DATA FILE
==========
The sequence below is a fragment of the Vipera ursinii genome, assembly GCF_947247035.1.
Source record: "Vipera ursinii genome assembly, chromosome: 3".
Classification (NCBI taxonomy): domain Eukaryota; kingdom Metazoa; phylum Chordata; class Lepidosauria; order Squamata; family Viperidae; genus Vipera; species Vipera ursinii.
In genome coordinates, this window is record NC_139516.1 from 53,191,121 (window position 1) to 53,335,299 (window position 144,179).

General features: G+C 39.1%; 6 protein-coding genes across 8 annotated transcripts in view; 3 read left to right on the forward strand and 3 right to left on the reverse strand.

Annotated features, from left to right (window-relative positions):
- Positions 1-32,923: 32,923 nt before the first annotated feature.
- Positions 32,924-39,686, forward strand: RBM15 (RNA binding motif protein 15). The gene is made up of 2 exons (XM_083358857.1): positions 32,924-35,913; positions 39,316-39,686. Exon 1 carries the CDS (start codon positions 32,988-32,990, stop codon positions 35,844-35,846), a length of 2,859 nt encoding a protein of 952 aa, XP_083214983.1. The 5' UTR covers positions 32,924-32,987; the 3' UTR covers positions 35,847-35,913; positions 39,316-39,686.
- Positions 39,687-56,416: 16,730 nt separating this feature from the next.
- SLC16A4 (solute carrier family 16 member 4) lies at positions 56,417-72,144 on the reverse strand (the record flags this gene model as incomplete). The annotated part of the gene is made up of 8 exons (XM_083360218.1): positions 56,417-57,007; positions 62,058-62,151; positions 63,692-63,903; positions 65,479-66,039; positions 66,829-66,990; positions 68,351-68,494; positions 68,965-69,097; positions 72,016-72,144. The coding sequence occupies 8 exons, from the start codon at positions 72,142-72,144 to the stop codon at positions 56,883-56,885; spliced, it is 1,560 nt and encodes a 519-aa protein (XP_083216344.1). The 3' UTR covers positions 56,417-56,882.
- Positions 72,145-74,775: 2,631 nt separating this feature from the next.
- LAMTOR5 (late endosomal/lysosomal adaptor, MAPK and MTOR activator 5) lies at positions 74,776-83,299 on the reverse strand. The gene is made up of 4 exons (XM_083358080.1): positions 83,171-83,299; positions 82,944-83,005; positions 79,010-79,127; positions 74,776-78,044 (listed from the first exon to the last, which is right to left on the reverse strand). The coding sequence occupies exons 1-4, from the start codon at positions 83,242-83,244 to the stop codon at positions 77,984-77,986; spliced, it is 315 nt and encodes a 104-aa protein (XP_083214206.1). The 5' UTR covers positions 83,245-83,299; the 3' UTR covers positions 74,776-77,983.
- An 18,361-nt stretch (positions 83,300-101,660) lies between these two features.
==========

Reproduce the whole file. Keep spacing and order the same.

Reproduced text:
The sequence below is a fragment of the Vipera ursinii genome, assembly GCF_947247035.1.
Source record: "Vipera ursinii genome assembly, chromosome: 3".
Classification (NCBI taxonomy): domain Eukaryota; kingdom Metazoa; phylum Chordata; class Lepidosauria; order Squamata; family Viperidae; genus Vipera; species Vipera ursinii.
In genome coordinates, this window is record NC_139516.1 from 53,191,121 (window position 1) to 53,335,299 (window position 144,179).

General features: G+C 39.1%; 6 protein-coding genes across 8 annotated transcripts in view; 3 read left to right on the forward strand and 3 right to left on the reverse strand.

Annotated features, from left to right (window-relative positions):
- Positions 1-32,923: 32,923 nt before the first annotated feature.
- Positions 32,924-39,686, forward strand: RBM15 (RNA binding motif protein 15). The gene is made up of 2 exons (XM_083358857.1): positions 32,924-35,913; positions 39,316-39,686. Exon 1 carries the CDS (start codon positions 32,988-32,990, stop codon positions 35,844-35,846), a length of 2,859 nt encoding a protein of 952 aa, XP_083214983.1. The 5' UTR covers positions 32,924-32,987; the 3' UTR covers positions 35,847-35,913; positions 39,316-39,686.
- Positions 39,687-56,416: 16,730 nt separating this feature from the next.
- SLC16A4 (solute carrier family 16 member 4) lies at positions 56,417-72,144 on the reverse strand (the record flags this gene model as incomplete). The annotated part of the gene is made up of 8 exons (XM_083360218.1): positions 56,417-57,007; positions 62,058-62,151; positions 63,692-63,903; positions 65,479-66,039; positions 66,829-66,990; positions 68,351-68,494; positions 68,965-69,097; positions 72,016-72,144. The coding sequence occupies 8 exons, from the start codon at positions 72,142-72,144 to the stop codon at positions 56,883-56,885; spliced, it is 1,560 nt and encodes a 519-aa protein (XP_083216344.1). The 3' UTR covers positions 56,417-56,882.
- Positions 72,145-74,775: 2,631 nt separating this feature from the next.
- LAMTOR5 (late endosomal/lysosomal adaptor, MAPK and MTOR activator 5) lies at positions 74,776-83,299 on the reverse strand. The gene is made up of 4 exons (XM_083358080.1): positions 83,171-83,299; positions 82,944-83,005; positions 79,010-79,127; positions 74,776-78,044 (listed from the first exon to the last, which is right to left on the reverse strand). The coding sequence occupies exons 1-4, from the start codon at positions 83,242-83,244 to the stop codon at positions 77,984-77,986; spliced, it is 315 nt and encodes a 104-aa protein (XP_083214206.1). The 5' UTR covers positions 83,245-83,299; the 3' UTR covers positions 74,776-77,983.
- An 18,361-nt stretch (positions 83,300-101,660) lies between these two features.